Post-offer undertakings are more problematic for a party that wishes to take a different course to that contained in the undertaking, as an offer party will be excused compliance with the terms of a post-offer undertaking only if a qualification or condition set out in the undertaking applies. If a party to an offer wishes to rely on a qualification or condition to a post-offer undertaking, it must consult the Panel in advance and obtain the Panel’s consent to rely on that qualification or condition.
As reported in our UK Public M&A Trend Report update—1 January–31 March 2020, public M&A activity is significantly down compared with previous quarters in 2019, but for those transactions that are taking place, the coronavirus pandemic presents new challenges.
One of the obvious areas in which scheme documentation is impacted is companies reporting on current trading and experts reports on asset valuations, where there is evidence of companies and advisers grappling with the uncertain outlook created by the COVID-19 pandemic.
A further complication is the government’s ‘Stay at Home’ measures, which prohibit public gatherings of more than two people. On a scheme of arrangement, this presents legal and practical issues as companies are required to hold shareholder meetings to approve the scheme. The government has announced that it will be introducing legislation to ensure those companies required by law to hold AGMs will be able to do so safely, consistent with the restrictions on movement and gatherings introduced to address the spread of COVID-19. Companies will temporarily be extended greater flexibilities, including holding AGMs online or postponing the meetings.
It is not clear whether this impending legislation will extend to all shareholder meetings, but in the meantime an example of how companies are responding to these challenges is ii Group’s offer for Share where notices of the court meeting and general meeting to implement the scheme had been sent to shareholders before the introduction of the Stay at Home measures. Following the introduction of the measures, Share issued an announcement informing shareholders that they must not attend the scheme court meeting or the general meeting in person and encouraged them to submit their votes by electronic proxy (although written proxy votes would also be counted if submitted validly). For further details, see Practice Note: Coronavirus (COVID-19)—holding general meetings and AGMs.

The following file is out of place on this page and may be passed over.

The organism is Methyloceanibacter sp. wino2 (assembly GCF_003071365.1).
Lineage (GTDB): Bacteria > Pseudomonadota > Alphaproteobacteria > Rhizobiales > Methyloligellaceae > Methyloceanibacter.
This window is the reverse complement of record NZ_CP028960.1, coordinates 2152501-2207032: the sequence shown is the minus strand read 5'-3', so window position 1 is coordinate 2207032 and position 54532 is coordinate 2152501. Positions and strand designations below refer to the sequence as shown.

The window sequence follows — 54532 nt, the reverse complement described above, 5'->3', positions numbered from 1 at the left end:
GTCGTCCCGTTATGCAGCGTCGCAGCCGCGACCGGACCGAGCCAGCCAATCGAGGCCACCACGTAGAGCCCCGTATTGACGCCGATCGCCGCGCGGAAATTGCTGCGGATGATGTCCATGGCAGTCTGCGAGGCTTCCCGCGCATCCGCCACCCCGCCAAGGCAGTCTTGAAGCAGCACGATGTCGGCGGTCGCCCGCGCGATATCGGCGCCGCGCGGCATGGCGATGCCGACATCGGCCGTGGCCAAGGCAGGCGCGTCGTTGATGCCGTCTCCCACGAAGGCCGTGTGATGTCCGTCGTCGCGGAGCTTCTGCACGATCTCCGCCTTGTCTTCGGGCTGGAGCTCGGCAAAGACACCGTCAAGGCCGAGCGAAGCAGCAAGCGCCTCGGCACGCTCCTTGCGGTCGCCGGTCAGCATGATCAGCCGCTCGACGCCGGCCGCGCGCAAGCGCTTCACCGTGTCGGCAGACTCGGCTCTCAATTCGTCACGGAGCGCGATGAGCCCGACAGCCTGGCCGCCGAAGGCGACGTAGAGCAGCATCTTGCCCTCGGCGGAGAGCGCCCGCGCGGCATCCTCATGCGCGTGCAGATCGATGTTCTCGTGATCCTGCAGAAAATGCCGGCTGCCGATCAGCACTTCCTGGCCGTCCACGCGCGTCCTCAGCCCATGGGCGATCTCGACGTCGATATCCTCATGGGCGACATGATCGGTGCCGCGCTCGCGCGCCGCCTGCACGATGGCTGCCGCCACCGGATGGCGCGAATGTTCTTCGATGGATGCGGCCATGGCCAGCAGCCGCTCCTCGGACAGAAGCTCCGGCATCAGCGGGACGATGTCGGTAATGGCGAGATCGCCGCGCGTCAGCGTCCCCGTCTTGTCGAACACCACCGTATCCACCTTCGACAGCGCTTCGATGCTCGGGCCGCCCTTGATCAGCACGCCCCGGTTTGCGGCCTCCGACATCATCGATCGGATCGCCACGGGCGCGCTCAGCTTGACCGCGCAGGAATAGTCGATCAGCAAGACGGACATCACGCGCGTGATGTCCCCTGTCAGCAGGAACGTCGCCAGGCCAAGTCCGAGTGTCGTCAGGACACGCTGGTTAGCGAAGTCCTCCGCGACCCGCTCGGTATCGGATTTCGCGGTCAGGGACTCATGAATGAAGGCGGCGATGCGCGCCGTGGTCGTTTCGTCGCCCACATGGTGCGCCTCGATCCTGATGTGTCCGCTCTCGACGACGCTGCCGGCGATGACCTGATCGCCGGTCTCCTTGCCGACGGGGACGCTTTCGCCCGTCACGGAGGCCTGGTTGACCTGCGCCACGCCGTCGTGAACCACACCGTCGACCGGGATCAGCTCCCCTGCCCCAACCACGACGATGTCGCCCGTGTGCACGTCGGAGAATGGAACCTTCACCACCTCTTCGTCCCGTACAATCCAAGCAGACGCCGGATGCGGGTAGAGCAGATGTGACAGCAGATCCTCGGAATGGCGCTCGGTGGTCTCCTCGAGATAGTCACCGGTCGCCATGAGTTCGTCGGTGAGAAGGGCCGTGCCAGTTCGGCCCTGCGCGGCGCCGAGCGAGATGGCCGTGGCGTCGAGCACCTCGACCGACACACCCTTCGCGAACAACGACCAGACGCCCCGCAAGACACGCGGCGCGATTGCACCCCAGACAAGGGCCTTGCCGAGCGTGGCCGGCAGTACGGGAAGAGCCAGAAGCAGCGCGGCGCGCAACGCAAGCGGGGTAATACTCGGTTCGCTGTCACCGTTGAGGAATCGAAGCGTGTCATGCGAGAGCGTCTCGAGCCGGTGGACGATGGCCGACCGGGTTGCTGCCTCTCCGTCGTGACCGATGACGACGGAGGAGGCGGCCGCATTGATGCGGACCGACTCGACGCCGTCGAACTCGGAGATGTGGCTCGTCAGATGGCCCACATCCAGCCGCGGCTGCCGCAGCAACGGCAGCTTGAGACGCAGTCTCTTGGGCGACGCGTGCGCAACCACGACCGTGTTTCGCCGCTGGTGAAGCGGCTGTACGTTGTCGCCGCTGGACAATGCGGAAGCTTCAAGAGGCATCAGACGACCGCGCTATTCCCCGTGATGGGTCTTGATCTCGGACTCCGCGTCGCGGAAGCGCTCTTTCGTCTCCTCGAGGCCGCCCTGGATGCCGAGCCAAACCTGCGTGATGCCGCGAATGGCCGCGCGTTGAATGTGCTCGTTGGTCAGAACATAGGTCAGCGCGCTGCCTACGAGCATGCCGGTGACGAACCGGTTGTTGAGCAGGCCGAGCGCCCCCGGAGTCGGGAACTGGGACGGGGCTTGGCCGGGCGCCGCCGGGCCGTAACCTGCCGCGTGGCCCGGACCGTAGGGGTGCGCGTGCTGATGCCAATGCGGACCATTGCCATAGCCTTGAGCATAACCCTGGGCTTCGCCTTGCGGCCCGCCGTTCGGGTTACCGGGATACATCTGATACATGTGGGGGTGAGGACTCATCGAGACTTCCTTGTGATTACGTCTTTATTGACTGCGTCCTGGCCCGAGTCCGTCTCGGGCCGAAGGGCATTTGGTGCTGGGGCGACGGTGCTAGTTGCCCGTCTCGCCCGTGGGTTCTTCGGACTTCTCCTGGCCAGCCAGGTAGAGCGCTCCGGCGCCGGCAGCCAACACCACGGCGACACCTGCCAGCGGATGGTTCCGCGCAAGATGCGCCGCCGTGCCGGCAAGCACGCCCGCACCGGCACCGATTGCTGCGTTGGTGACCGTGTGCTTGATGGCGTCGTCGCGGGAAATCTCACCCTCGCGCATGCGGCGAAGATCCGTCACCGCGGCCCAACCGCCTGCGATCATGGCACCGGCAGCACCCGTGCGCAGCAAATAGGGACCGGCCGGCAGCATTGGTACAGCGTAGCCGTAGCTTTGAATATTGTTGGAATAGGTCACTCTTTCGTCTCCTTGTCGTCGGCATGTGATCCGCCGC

Companies that announced a firm intention to make an offer before the decline in share prices may be exploring ways of extricating themselves from transactions (eg, through invoking ‘material adverse change’ conditions). However, the Code provides that an offeror will only be able to do this where the circumstances giving rise to the right to invoke the condition or pre-condition are of material significance to the offeror in the context of the offer. In the case of a MAC, or similar, condition, the Panel has stated that this requires the offeror to demonstrate that the relevant circumstances are of very considerable significance striking at the heart of the purpose of the transaction. For further details, see Practice Note: Conditions, pre-conditions and terms to an offer—Invoking or waiving conditions.